Contact Marla at 503.682.4422 or

Register Online at 9

ADVOCACY UPDATE Outcomes from the 2022 Short Session and Local Advocacy Around the State


elow are some highlights from the 2022 Oregon Legislative Session. A more comprehensive list of bills ORLA tracked can be found on our website at LEGISLATIVE REVIEW SB 1514 – Pay Equity Originally a placeholder bill, ORLA monitored this bill as it became a vehicle to extend the ability of employers to offer hiring and retention bonuses. Because of the pandemic and government shutdowns of Oregon restaurants, many operators found themselves needing to offer hiring and retention bonuses to staff or prospective staff. The extension allows for businesses to continue to offer these bonuses without running afoul of Oregon’s Pay Equity Law until September 28, 2022, or 180 days beyond the expiration of the Governor’s Emergency Declaration which occurs April 1, 2022.


Oregon Restaurant & Lodging Association | SPRING 2022

HB 4015 – Entrepreneurial Loans ORLA supported this bill to help expand eligibility for state entrepreneurial loans and raise the per-loan limit from $500,000 to $1 million. This bill passed and was signed by the Governor on March 2, 2022, becoming effective immediately. HB 4101 – Smoking Bill ORLA initially opposed this bill which would have increased the distance from businesses at which someone could smoke from 10 to 25 feet. After an amendment in the House excluding OLCC-licensed businesses was passed, ORLA was neutral on the bill, but it died in the Senate. HB 4152 – Franchise Bill This was essentially the same bill that was introduced last session. ORLA opposed this bill which, among other provisions, would have allowed franchisees to use the brand name but nothing else related to the brand identity, quality, or reputation. Although the bill died in committee, we expect the bill to return in the future and there is the possibility an interim legislative session committee or workgroup might review this issue.

HB 4153 – Creative Opportunity Fund This bill established an “Opportunity Fund” equal to a dedicated two percent portion of the overall Oregon Production Investment Fund (OPIF) each year that could then be used for workforce development, employment training and mentorship, project and filmmaker grants, content and creator development, small business and regional production development, amongst other things. ORLA supported the bill for the economic and tourism opportunities available when these investments occur. The bill passed the House and Senate and as of this writing, was waiting for the Governor’s signature.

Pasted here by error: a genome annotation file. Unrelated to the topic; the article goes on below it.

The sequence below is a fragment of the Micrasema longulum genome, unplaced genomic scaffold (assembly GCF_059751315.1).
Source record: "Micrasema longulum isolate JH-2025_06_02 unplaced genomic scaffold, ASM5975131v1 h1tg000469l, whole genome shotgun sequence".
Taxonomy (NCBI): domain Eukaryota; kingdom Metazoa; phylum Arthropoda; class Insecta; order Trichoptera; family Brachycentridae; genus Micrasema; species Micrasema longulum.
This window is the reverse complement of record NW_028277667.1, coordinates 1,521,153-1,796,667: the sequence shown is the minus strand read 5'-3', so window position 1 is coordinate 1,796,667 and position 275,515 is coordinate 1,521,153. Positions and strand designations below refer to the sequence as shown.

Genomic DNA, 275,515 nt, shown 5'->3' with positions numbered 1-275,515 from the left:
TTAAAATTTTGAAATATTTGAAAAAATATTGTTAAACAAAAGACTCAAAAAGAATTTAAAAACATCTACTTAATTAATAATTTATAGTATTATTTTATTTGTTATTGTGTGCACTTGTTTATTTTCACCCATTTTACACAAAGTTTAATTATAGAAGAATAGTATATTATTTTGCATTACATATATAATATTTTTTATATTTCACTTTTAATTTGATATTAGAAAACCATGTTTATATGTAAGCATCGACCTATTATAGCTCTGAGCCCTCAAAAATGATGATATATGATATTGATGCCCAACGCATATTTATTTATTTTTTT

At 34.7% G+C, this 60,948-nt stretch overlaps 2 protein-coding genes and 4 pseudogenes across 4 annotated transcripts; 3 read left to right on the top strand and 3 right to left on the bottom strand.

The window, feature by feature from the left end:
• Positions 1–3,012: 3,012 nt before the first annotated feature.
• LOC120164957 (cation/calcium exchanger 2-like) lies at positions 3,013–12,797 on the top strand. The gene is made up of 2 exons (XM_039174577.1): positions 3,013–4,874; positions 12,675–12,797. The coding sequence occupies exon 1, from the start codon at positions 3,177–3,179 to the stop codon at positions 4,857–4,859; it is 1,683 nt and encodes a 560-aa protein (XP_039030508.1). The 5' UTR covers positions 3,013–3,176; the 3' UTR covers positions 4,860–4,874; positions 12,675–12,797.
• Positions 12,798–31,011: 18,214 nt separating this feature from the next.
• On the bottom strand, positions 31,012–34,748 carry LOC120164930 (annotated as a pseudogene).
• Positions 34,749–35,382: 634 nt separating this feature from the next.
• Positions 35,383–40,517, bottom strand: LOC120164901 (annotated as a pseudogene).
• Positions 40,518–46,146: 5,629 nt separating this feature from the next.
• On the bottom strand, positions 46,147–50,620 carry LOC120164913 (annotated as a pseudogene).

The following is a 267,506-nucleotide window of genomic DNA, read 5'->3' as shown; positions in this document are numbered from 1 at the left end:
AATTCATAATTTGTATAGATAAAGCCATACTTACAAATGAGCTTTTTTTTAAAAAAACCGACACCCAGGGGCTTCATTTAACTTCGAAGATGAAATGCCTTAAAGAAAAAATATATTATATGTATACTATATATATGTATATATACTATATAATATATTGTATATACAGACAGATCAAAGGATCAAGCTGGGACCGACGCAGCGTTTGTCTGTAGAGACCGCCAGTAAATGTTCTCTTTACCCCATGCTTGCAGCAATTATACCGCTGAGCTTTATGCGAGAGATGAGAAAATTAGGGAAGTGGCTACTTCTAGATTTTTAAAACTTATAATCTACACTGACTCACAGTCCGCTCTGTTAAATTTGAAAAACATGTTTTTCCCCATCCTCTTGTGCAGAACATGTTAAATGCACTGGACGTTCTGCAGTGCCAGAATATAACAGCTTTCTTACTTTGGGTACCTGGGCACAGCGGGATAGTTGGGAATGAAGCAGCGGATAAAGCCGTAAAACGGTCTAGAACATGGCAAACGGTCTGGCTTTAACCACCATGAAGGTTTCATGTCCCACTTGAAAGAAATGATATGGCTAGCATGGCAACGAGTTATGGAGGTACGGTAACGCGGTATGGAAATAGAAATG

grocery store local waste hauler, and an environmental organization to express concerns about implementation when products are not available to comply with the ordinance. After discussing the issue of product availability, the challenges of locating vendors, and ongoing supply chain and transportation issues, the workgroup unanimously decided to recommend to the Newport City Council to delay implementation until January 2023. Newport City Council voted to delay implementation of the ordinance until January 2023, giving operators time to find vendors to comply with the ordinance.  GREG ASTLEY, ORLA

LOCAL ISSUES Newport Single-Use Plastic and Polystyrene Foam Ban Passed in December 2021 and originally scheduled to be implemented in March 2022, ORLA met with the City of Newport and members of a workgroup comprised of a restaurant operator,

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• Oregon’s Political Tax Credit is not a refundable credit. So, if your taxes are already zero, you won’t get your $50 back. • Donating is quick and easy at Due to a recent change in Oregon law, individuals with adjusted gross income over $100,000 or joint filers with combined income exceeding $200,000 no longer qualify for the Oregon Political Tax Credit. Seek help or advice from a licensed professional for more information. 1

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ENGAGING IN ADVOCACY Industry Members Help Steer Policy Direction on ORLA Government Affairs Committee


he Oregon Restaurant & Lodging Association (ORLA) works hard to ensure the restaurant and lodging industry is well represented across all levels of government. As owners and operators, you know firsthand how the bills and laws our elected officials consider, or pass can have a huge impact on your business. This is why it is imperative for you to get engaged in advocacy work alongside your association. While ORLA helps educate members on the issues, we also provide members with opportunities to engage on different levels to ensure our advocacy efforts align with the industry’s need for representation. One of the most direct ways to get involved is participating in ORLA’s Government Affairs Committee which meets regularly (virtually) to discuss issues of importance to the hospitality industry in Oregon. The committee is led by two industry-member co-chairs and ORLA’s government affairs department staff. We asked our co-chairs, Treva Gambs and Nick Pearson, to share a little about their involvement and the importance of being engaged in advocacy work for the industry. Treva is the owner of Gamberetti's restaurants in Salem and Albany, and also G3 Pizzas & Burgers in Aumsville. Nick serves as General Manager at The Jupiter hotel in Portland. Why is it important for industry members to get engaged in issues impacting their business? Gambs: I feel it is very important to know and understand what our policymakers are trying to pass and why. Our policymakers do not always understand our business, how we operate, or the impact (these bills) will have on our business. This is where testimony can help enlighten and inform them of the cause and effect they may not be aware of. When a bill is passed–whether I was for it or against–I